If Donald Trump Sues The Times Over His Tax Returns, He'll Probably Lose Badly

First Amendment experts overwhelmingly say the businessman almost stands no chance in court.
Donald Trump loves to be quoted in The New York Times, but he also loves to hate it and has threatened to even sue it.
Donald Trump loves to be quoted in The New York Times, but he also loves to hate it and has threatened to even sue it.

WASHINGTON ― If Donald Trump were to put his money where his mouth is, his lawyers should already be preparing to sue The New York Times over its weekend publication of a 1995 tax return. The document shows him declaring a loss so big, that it suggests his business acumen maybe isn’t as great as he claims.

In that watershed report, one of the GOP presidential nominee’s longtime lawyers, Marc Kasowitz, is on the record warning the newspaper that going public with the tax return would lead to “prompt initiation of appropriate legal action.”

But legal experts with an in-depth knowledge of the First Amendment are highly doubtful Trump stands a chance in the courts ― especially if the Times did its due diligence and didn’t coerce the information from the person who anonymously mailed it to them.

“This is open-and-shut,” said in an email Geoffrey Stone, a University of Chicago law professor who is a leading scholar on freedom-of-the-press issues. “As the Supreme Court made clear in the Pentagon Papers decision, the press cannot be held liable for publishing truthful information that is relevant to the public interest in the absence of a clear and present danger of grave harm.”

The Washington Post’s Callum Borchers pointed to a federal statute that makes it a crime for “any person” who unlawfully receives tax information to publish it. But some have pointed out that the statute only applies to disclosures originating from government officials ― and here it appears to have been made by someone within the Trump organization. 

Adam Liptak, who was a media lawyer for the Times before he became its Supreme Court reporter, pointed to Bartnicki v. Vopper, a 2001 case where the high court said that “publishing matters of public importance” overrode the privacy interests of the person who felt violated ― even if it was a third person who acted unlawfully and helped the publisher go public.  

“We think it clear ... that a stranger’s illegal conduct does not suffice to remove the First Amendment shield from speech about a matter of public concern,” said Justice John Paul Stevens in his opinion for the court in Bartnicki.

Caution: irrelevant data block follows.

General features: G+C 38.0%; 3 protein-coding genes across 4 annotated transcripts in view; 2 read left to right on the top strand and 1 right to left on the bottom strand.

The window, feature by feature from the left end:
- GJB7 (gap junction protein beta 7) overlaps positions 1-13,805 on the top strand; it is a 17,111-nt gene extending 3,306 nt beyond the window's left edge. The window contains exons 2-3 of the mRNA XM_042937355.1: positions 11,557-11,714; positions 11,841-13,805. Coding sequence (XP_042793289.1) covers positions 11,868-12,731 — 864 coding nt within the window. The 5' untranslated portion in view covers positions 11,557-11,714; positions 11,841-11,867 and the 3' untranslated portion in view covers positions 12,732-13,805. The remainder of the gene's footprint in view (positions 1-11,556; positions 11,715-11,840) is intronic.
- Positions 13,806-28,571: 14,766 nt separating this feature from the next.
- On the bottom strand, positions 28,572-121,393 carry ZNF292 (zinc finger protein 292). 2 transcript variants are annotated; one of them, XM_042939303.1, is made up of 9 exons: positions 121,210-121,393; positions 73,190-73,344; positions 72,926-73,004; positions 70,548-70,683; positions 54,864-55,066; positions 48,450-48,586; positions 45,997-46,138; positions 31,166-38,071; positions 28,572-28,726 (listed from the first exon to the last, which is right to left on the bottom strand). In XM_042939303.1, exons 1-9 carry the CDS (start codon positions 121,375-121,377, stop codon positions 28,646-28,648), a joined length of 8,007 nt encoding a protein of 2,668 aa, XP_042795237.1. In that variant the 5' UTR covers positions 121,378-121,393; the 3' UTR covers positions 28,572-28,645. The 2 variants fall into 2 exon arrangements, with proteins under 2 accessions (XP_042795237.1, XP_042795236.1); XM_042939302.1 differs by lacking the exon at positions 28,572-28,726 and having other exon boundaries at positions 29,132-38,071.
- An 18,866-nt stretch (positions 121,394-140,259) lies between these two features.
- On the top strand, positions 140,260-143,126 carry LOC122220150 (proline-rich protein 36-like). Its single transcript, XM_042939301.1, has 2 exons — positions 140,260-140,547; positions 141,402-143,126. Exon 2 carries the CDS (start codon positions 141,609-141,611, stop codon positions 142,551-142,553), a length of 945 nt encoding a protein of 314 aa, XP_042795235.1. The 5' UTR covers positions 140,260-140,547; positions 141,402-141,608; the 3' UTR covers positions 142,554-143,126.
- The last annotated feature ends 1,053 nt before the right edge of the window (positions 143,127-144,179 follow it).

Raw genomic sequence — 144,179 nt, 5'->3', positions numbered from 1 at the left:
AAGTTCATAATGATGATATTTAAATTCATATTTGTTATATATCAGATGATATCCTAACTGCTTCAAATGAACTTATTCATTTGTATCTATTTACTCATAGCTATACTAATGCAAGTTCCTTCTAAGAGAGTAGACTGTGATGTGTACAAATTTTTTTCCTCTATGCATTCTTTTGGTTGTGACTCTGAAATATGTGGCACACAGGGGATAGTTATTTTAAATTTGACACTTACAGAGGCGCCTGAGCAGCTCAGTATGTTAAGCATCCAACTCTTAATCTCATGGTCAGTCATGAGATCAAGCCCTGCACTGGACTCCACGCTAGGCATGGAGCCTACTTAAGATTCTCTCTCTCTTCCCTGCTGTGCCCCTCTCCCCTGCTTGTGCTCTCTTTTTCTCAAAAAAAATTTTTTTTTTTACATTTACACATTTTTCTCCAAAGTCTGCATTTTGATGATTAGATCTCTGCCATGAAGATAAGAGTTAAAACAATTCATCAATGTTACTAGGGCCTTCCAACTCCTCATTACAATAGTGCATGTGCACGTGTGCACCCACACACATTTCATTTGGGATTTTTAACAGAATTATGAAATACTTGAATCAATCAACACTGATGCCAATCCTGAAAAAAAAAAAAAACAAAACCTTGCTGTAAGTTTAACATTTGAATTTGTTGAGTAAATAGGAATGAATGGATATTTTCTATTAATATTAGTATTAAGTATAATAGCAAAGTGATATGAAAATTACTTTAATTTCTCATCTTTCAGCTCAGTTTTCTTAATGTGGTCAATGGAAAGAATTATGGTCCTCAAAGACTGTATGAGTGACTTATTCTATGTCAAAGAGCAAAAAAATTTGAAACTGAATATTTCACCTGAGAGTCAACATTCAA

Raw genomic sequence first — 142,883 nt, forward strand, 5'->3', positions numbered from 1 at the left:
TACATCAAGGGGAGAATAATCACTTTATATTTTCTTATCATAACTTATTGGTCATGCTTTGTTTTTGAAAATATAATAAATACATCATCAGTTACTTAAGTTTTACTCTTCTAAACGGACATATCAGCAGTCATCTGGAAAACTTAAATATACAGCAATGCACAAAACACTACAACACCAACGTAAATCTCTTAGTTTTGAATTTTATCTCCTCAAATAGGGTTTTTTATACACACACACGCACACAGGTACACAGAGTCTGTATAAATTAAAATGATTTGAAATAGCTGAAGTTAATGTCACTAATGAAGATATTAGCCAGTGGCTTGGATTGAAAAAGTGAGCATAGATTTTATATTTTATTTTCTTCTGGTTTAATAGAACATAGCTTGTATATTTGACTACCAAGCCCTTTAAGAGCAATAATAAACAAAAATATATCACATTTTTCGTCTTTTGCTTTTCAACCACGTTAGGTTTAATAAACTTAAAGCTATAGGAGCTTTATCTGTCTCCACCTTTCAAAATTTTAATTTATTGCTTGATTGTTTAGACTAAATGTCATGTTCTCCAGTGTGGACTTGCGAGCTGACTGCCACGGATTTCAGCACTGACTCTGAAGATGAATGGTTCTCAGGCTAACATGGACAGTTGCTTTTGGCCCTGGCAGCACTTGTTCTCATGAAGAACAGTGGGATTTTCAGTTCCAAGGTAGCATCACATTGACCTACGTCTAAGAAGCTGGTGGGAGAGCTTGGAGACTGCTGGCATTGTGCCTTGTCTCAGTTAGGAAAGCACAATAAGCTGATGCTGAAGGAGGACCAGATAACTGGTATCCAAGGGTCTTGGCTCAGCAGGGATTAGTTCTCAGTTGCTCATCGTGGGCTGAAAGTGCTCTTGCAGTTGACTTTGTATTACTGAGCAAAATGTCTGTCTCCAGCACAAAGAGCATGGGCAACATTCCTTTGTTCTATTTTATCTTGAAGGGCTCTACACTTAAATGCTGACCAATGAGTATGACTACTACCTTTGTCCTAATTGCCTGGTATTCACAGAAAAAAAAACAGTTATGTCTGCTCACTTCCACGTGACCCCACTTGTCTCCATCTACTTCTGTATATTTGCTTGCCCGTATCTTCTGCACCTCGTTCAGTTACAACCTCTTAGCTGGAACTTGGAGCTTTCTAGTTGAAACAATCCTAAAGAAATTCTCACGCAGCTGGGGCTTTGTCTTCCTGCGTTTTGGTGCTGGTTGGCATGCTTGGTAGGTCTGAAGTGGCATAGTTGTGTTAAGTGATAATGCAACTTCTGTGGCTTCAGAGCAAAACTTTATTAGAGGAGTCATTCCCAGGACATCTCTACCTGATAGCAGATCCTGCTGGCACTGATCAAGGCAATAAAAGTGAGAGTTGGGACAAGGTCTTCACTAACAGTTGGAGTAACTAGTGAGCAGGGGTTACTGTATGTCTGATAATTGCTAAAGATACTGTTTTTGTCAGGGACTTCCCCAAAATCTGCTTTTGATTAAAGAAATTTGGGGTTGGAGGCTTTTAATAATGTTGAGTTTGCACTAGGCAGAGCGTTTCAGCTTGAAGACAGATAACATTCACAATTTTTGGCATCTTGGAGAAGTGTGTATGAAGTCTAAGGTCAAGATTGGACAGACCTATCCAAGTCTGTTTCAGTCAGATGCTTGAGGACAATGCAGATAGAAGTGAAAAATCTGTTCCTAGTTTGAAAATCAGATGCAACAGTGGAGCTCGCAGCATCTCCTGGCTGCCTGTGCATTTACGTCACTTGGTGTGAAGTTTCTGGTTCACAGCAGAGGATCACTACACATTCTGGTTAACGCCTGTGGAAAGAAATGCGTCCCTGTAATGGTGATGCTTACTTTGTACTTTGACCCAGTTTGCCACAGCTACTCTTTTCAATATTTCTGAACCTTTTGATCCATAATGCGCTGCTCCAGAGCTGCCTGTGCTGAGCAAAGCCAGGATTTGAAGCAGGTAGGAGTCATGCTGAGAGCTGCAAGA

Writing in the legal blog Concurring Opinions, University of Washington law professor Ronald Collins surveyed several First Amendment experts on Trump’s chances in an eventual lawsuit against the Times, and the overwhelming consensus is that the former reality TV personality is highly likely to lose ― and lose badly.

“A politician may not want his financial records subject to public scrutiny, but he has no power to prevent or punish a newspaper for publishing records he would like to keep from public view,” said Cornell law professor Steve Shiffrin, adding that his lawyer’s threat to the Times “is both idle and ignorant.”

Robert Corn-Revere, a law partner with extensive experience in First Amendment litigation, said the assertion that the press can’t analyze the tax returns of a presidential nominee without first getting the candidate’s authorization is “preposterous.”  “It reveals a depth of ignorance that is unprecedented even in this election cycle,” he told Collins.

“Trump’s First Amendment privacy interest in whether he pays his taxes went out the window when he decided to run for the office of chief law enforcer,” added Burt Neuborne, a New York University law professor and former legal director for the American Civil Liberties Union.

That’s only a small sampling of expert opinions in Collins’ survey. But they make clear that Trump’s threatened lawsuit has very little going for it ― and it says more about the candidate’s litigiousness and overall disdain for press freedoms than anything else.

Tim O’Brien, a former editor of The Huffington Post who was personally sued by Trump and has seen his tax returns, suggested the reason for all the bluff and his surrogates’ attempts to spin the revelations has more to do with what he may be hiding from the American public.

“‘Operate the tax code’ is a fun, Trumpy locution, but this has nothing to do with genius,” O’Brien wrote in Bloomberg View. “If it did, Trump would have already released his returns in full so the public could have a transparent look at his brilliance.”

Editor’s note: Donald Trump regularly incites political violence and is a serial liar, rampant xenophobe, racist, misogynist and birther who has repeatedly pledged to ban all Muslims — 1.6 billion members of an entire religion — from entering the U.S.

testPromoTitleReplace testPromoDekReplace Join HuffPost Today! No thanks.


Donald Trump Is Name-Caller In Chief